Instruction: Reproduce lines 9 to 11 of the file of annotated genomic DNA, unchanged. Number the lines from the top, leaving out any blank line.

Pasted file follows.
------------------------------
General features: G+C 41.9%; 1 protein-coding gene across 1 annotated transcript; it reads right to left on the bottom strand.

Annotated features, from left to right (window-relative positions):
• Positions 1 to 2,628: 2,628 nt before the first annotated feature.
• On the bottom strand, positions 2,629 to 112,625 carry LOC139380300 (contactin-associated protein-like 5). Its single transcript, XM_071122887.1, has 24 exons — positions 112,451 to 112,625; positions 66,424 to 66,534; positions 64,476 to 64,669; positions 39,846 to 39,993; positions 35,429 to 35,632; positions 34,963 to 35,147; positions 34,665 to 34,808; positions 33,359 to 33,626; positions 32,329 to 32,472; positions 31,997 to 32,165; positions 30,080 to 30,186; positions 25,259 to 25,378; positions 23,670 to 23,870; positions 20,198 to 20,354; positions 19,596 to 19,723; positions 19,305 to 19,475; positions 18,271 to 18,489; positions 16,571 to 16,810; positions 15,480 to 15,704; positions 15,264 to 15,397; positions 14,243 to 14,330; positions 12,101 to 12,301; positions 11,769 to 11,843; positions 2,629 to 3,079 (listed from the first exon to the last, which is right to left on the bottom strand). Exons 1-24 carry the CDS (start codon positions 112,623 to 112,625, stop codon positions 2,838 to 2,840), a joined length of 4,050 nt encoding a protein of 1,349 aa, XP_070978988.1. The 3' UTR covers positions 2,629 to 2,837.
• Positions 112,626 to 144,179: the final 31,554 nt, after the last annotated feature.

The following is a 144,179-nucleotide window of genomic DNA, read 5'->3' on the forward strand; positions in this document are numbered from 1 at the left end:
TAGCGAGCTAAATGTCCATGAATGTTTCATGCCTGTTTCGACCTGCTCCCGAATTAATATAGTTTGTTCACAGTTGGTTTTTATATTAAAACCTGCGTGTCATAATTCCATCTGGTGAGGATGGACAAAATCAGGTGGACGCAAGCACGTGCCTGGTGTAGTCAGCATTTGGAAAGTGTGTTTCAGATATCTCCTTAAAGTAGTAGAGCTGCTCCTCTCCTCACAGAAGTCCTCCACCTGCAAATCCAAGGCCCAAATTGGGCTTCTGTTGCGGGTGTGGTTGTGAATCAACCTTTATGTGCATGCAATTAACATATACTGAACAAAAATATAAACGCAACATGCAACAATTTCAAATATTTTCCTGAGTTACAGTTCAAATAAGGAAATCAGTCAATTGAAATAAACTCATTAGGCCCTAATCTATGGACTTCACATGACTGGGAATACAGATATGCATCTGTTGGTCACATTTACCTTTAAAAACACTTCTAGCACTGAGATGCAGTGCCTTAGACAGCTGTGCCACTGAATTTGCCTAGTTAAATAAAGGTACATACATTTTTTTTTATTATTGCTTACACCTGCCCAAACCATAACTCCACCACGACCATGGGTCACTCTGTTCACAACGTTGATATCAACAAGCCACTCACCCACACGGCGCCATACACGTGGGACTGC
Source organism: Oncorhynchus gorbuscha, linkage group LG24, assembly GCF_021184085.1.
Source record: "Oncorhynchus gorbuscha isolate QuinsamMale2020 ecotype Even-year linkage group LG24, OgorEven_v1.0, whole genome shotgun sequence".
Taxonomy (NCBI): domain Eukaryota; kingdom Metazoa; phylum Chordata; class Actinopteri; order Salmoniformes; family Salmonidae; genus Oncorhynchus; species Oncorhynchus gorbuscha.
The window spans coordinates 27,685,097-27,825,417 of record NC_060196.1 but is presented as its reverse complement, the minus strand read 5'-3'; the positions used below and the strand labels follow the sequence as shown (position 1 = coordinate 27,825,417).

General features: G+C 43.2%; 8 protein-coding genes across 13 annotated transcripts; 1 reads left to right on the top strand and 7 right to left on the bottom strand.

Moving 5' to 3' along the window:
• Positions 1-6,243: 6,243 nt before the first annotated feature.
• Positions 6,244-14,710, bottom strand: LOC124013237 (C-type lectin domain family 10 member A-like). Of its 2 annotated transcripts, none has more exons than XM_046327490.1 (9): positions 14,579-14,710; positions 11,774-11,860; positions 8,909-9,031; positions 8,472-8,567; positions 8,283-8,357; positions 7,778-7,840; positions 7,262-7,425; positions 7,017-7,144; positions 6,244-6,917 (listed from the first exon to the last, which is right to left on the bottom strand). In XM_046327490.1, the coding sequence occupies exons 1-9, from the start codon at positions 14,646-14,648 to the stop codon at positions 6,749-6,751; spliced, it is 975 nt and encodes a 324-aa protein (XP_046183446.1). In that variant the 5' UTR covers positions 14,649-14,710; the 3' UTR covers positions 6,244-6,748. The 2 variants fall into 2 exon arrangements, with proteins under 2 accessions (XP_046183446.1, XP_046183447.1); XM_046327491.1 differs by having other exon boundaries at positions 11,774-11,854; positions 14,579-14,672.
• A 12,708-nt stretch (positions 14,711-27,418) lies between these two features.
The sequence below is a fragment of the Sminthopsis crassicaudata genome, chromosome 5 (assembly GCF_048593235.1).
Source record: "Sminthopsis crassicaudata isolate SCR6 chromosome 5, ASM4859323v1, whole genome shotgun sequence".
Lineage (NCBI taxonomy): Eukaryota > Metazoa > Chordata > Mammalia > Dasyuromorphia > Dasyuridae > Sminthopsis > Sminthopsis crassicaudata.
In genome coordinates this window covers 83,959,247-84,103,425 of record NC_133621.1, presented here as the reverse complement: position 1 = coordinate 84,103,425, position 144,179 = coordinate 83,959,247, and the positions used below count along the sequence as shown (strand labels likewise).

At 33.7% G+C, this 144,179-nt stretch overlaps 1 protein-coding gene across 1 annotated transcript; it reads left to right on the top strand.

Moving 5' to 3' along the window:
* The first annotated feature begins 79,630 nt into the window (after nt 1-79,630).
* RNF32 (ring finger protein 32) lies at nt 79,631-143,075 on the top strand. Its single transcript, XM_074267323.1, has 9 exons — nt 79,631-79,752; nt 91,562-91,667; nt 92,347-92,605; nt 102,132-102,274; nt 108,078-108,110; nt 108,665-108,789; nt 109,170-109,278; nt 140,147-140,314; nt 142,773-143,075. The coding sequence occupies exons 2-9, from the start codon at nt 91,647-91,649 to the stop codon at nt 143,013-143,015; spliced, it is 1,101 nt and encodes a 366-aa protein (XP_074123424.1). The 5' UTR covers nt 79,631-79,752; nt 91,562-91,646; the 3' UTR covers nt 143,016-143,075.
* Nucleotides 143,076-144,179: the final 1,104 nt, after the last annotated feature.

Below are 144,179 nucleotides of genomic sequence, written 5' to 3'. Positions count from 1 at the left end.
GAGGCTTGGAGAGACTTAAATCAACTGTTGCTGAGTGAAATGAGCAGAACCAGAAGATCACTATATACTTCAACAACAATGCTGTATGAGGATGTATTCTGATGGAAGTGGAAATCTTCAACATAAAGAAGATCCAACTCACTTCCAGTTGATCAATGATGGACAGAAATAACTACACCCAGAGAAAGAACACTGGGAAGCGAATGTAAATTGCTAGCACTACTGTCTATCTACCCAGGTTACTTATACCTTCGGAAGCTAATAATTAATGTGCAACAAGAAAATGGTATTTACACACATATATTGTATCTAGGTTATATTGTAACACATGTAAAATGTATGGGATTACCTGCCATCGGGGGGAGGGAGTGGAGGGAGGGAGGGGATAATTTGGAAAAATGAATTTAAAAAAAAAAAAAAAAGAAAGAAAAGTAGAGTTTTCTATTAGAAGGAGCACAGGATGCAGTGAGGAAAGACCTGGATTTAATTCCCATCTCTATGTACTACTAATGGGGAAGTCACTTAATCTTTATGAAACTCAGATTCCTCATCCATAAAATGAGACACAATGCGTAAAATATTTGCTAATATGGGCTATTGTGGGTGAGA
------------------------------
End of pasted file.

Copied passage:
Source record: "Oncorhynchus gorbuscha isolate QuinsamMale2020 ecotype Even-year linkage group LG24, OgorEven_v1.0, whole genome shotgun sequence".
Taxonomy (NCBI): domain Eukaryota; kingdom Metazoa; phylum Chordata; class Actinopteri; order Salmoniformes; family Salmonidae; genus Oncorhynchus; species Oncorhynchus gorbuscha.
The window spans coordinates 27,685,097-27,825,417 of record NC_060196.1 but is presented as its reverse complement, the minus strand read 5'-3'; the positions used below and the strand labels follow the sequence as shown (position 1 = coordinate 27,825,417).